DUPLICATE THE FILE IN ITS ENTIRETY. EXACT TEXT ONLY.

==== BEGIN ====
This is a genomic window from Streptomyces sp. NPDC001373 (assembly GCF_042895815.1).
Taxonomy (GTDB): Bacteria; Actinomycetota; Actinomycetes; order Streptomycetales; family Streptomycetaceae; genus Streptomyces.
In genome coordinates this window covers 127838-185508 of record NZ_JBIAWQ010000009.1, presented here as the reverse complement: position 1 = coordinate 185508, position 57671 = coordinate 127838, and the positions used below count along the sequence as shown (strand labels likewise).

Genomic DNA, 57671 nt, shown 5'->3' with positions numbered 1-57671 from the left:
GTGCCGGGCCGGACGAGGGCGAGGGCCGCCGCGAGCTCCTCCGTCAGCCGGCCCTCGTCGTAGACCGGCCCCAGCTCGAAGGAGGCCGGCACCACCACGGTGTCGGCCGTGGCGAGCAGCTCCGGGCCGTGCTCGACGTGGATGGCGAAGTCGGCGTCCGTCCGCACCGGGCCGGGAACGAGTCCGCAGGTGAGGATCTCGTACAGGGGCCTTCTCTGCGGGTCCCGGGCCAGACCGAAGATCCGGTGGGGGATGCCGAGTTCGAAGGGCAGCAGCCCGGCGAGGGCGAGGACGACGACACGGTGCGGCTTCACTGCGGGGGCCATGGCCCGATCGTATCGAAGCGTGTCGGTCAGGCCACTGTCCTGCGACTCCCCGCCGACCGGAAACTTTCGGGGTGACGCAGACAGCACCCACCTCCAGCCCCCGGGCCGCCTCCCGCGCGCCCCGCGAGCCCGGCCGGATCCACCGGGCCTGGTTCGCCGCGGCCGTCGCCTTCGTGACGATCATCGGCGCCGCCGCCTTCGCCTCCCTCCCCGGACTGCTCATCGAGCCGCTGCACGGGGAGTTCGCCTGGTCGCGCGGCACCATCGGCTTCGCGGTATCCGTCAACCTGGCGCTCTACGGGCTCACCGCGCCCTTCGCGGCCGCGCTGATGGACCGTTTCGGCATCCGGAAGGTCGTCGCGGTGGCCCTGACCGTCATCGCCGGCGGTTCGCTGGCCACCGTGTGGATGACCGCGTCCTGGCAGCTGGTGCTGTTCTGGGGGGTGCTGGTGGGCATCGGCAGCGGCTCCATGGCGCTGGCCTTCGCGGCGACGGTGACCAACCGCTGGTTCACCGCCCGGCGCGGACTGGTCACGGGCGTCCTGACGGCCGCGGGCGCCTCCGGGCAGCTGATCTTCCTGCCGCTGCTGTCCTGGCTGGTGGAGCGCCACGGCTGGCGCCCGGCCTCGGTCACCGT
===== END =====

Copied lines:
This is a genomic window from Streptomyces sp. NPDC001373 (assembly GCF_042895815.1).
Taxonomy (GTDB): Bacteria; Actinomycetota; Actinomycetes; order Streptomycetales; family Streptomycetaceae; genus Streptomyces.
In genome coordinates this window covers 127838-185508 of record NZ_JBIAWQ010000009.1, presented here as the reverse complement: position 1 = coordinate 185508, position 57671 = coordinate 127838, and the positions used below count along the sequence as shown (strand labels likewise).

Genomic DNA, 57671 nt, shown 5'->3' with positions numbered 1-57671 from the left:
GTGCCGGGCCGGACGAGGGCGAGGGCCGCCGCGAGCTCCTCCGTCAGCCGGCCCTCGTCGTAGACCGGCCCCAGCTCGAAGGAGGCCGGCACCACCACGGTGTCGGCCGTGGCGAGCAGCTCCGGGCCGTGCTCGACGTGGATGGCGAAGTCGGCGTCCGTCCGCACCGGGCCGGGAACGAGTCCGCAGGTGAGGATCTCGTACAGGGGCCTTCTCTGCGGGTCCCGGGCCAGACCGAAGATCCGGTGGGGGATGCCGAGTTCGAAGGGCAGCAGCCCGGCGAGGGCGAGGACGACGACACGGTGCGGCTTCACTGCGGGGGCCATGGCCCGATCGTATCGAAGCGTGTCGGTCAGGCCACTGTCCTGCGACTCCCCGCCGACCGGAAACTTTCGGGGTGACGCAGACAGCACCCACCTCCAGCCCCCGGGCCGCCTCCCGCGCGCCCCGCGAGCCCGGCCGGATCCACCGGGCCTGGTTCGCCGCGGCCGTCGCCTTCGTGACGATCATCGGCGCCGCCGCCTTCGCCTCCCTCCCCGGACTGCTCATCGAGCCGCTGCACGGGGAGTTCGCCTGGTCGCGCGGCACCATCGGCTTCGCGGTATCCGTCAACCTGGCGCTCTACGGGCTCACCGCGCCCTTCGCGGCCGCGCTGATGGACCGTTTCGGCATCCGGAAGGTCGTCGCGGTGGCCCTGACCGTCATCGCCGGCGGTTCGCTGGCCACCGTGTGGATGACCGCGTCCTGGCAGCTGGTGCTGTTCTGGGGGGTGCTGGTGGGCATCGGCAGCGGCTCCATGGCGCTGGCCTTCGCGGCGACGGTGACCAACCGCTGGTTCACCGCCCGGCGCGGACTGGTCACGGGCGTCCTGACGGCCGCGGGCGCCTCCGGGCAGCTGATCTTCCTGCCGCTGCTGTCCTGGCTGGTGGAGCGCCACGGCTGGCGCCCGGCCTCGGTCACCGT